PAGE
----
Books by Fruit



fruit book apple


I just got back from the Indigo store at the Yorkdale Mall and I feel sick.

How is it possible to spend over an hour in a bookstore and not find one book to buy? Good Lord, there is no end of books. Why so few that I’m interested in?

Is it because they don’t stock any authors I like?

Usually they don’t. Or if they do, it had better be on a bestsellers list or won some award. Or fit nicely into some easily digested category such as “Lifestyle”.

Is it because it’s more of a fashion boutique than a bookstore?

A little bit, yes. Well, a lot, yes.

The merchandise seems to be as important as the books judging by the prominent places reserved for displaying soap, candles, bags, novelty items etc.

I’ll admit it bothered me no small amount that I had to line up behind someone screaming at the cashier about returning a pair of socks. In a bookstore?

Is it the calibre of writing these days?

Unfortunately, that’s the conclusion I’ve come to.

Walking down the maze of aisles and shelves, I began to get into a fugue state. It was a bit like when your mother took you to a department store as a small child and told you to wait in a chair while she checked out the ladies department.

I was briefly lifted out of this delirium by a bright little yellow paperback with the word “lemon” in it’s title. I thought it was absurd and forgot about it till I got home.

I had actually brought a list of new books and writers that I’d make note of from radio interviews and CBC podcasts, notably Writers and Company and The Next Chapter. Indigo stocked none of these.

In the end, I picked up a mystery novel by a writer I knew and trusted.

The cashier asked if I had “Plum Rewards Card”. More fruit.

But when I got home, the “lemon” thing came back to mind. For the heck of it, I searched Amazon for books with “lemon” in their titles.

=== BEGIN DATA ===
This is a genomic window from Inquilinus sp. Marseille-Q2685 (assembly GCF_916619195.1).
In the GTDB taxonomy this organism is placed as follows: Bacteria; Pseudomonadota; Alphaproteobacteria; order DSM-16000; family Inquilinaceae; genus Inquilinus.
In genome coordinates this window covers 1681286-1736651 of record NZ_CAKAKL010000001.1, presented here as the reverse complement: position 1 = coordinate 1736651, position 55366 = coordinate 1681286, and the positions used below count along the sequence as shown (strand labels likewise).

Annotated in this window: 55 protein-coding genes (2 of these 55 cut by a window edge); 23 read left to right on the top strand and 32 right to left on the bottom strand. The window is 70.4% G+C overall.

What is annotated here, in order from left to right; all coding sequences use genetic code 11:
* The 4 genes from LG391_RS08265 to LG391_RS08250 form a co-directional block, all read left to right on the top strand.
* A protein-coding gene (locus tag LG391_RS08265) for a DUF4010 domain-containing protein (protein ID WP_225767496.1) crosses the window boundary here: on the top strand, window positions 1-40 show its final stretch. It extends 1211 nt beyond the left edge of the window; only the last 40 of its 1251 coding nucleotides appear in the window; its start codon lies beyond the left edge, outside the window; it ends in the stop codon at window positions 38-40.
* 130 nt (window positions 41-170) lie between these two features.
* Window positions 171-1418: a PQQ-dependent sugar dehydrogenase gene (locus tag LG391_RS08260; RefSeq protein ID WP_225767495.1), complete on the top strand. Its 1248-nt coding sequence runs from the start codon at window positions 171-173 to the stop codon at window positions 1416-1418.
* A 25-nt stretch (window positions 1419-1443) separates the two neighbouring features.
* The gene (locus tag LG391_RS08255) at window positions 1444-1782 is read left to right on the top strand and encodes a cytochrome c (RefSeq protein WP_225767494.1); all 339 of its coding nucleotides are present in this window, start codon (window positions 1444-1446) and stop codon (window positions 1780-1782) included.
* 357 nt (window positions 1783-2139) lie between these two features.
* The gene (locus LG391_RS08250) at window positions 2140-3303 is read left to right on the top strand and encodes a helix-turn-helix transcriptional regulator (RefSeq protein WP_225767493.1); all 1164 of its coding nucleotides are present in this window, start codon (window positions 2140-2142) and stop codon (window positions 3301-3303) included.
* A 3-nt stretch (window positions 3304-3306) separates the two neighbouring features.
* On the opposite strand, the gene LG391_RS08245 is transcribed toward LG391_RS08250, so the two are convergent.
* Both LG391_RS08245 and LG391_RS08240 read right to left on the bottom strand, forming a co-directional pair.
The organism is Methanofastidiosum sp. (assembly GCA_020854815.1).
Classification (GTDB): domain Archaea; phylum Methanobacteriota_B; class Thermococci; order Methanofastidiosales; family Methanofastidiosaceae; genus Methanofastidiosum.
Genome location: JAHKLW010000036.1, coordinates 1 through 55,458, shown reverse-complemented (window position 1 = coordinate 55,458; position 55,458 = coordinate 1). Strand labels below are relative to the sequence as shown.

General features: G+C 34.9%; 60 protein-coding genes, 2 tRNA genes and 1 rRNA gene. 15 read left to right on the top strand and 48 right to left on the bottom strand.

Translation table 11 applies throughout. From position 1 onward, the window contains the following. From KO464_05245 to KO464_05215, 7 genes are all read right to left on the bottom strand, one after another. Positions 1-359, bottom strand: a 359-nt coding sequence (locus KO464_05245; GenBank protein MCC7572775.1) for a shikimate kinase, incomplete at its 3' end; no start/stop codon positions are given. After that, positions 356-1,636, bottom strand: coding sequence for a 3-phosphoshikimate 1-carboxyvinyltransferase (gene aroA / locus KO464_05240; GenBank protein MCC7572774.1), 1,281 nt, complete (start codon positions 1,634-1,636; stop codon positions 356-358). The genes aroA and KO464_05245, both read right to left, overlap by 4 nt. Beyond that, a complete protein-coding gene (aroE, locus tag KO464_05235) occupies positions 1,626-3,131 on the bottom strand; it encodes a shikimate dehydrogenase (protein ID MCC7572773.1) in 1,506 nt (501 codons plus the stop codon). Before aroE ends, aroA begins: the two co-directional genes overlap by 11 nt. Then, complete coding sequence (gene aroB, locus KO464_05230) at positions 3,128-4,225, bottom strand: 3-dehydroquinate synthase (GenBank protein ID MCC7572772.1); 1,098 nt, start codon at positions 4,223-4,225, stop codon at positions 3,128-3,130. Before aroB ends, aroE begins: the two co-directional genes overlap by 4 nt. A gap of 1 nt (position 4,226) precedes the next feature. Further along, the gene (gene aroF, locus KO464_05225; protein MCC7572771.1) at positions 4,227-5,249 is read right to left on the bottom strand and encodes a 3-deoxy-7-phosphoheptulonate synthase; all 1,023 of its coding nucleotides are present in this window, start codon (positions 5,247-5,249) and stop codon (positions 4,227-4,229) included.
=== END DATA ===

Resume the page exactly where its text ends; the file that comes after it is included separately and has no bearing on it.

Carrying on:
The result was 496 book titles in fiction and literature alone.

Some of my favourite titles include:
1. Vampires in the Lemon Grove (by Karen Russell)
vampires in the lemon grove cover

2. The Sour Lemon Score: A Parker Novel ( by Richard Stark) Sour_Lemon_Score 2
This was published in 1969 and would now feature a cell phone as well as, or instead of, a handgun. As the gun was indispensible to American TV shows (still is), the cell phone is now de rigueur.

And I really like this one:

3. The Particular Sadness of Lemon Cake: A Novel (by Aimee Bender) particular sadness of lemon cake cover 2

– the blurb says: “On the eve of her ninth birthday, unassuming Rose Edelstein, a girl at the periphery of schoolyard games and her distracted parents’ attention, bites into her mother’s homemade lemon-chocolate cake and discovers she has a magical gift: she can taste her mother’s emotions in the cake.”

Good grief!

4. Lemon Meringue Pie Murder (by Joanne Fluke)

– I can see a whole series happening here along the lines of the “Rabbi who..”and “the Cat who…”

Now, I wrote this before checking it out, thinking the fruit “series” idea was too nuts, but, lo and behold, Ms Fluke has already done it:

– Apple Turnover Murder,
– Red Velvet Cupcake Murder,
– Strawberry Shortcake Murder
– Peach Cobbler Murder
– Cream Puff Murder (where’s the fruit, Joanne?)
– Gingerbread Cookie Murder (ginger is a rhizome, not a fruit – Joanne is breaking her training now)
– Cherry Cheescake Murder
– Key Lime Pie Murder
– Plum Pudding Murder
– Carrot Cake Murder
There’s more, (14 of them, I think) and that’s more than enough. Interestingly, these mysteries are written by someone who also writes cook books and you’d think she would know better than to serve up endlessly repetitious themes to her customers.

Perhaps a palate freshener would be the curiously titled “Fruit: A novel about a boy and his nipples” by Brian Francis

. fruit-a-novel-about-a-boy-and-his-nipples

Perhaps not.
(actually, I’m told this is really a pretty good book)


Let’s make one big book and get it done with.

Something with “vampire/coming- of-age/murderous childhood/set in Italy/fruit name/colour name/survivor…” kind of book.

Indeed, this sort of thing was done by Alan Coren in his 1976 collection of comic essays: Golfing for Cats.

golfing for cats 2

A little something for everyone.
But not at the Indigo. I checked.

I would have been better off if I was in the market for socks. Or body lotion. I mean, a bookstore is where you go to buy that stuff, isn’t it?

Maybe  I need something like “Chicken Soup for the Jaded Reader” – like a hole in the head, I do.

Today’s Listening:

1. August Day Song – Bebel Gilberto
2. Girl Talk – Ben Sidran
3. The Nights are Cold – Richard Hawley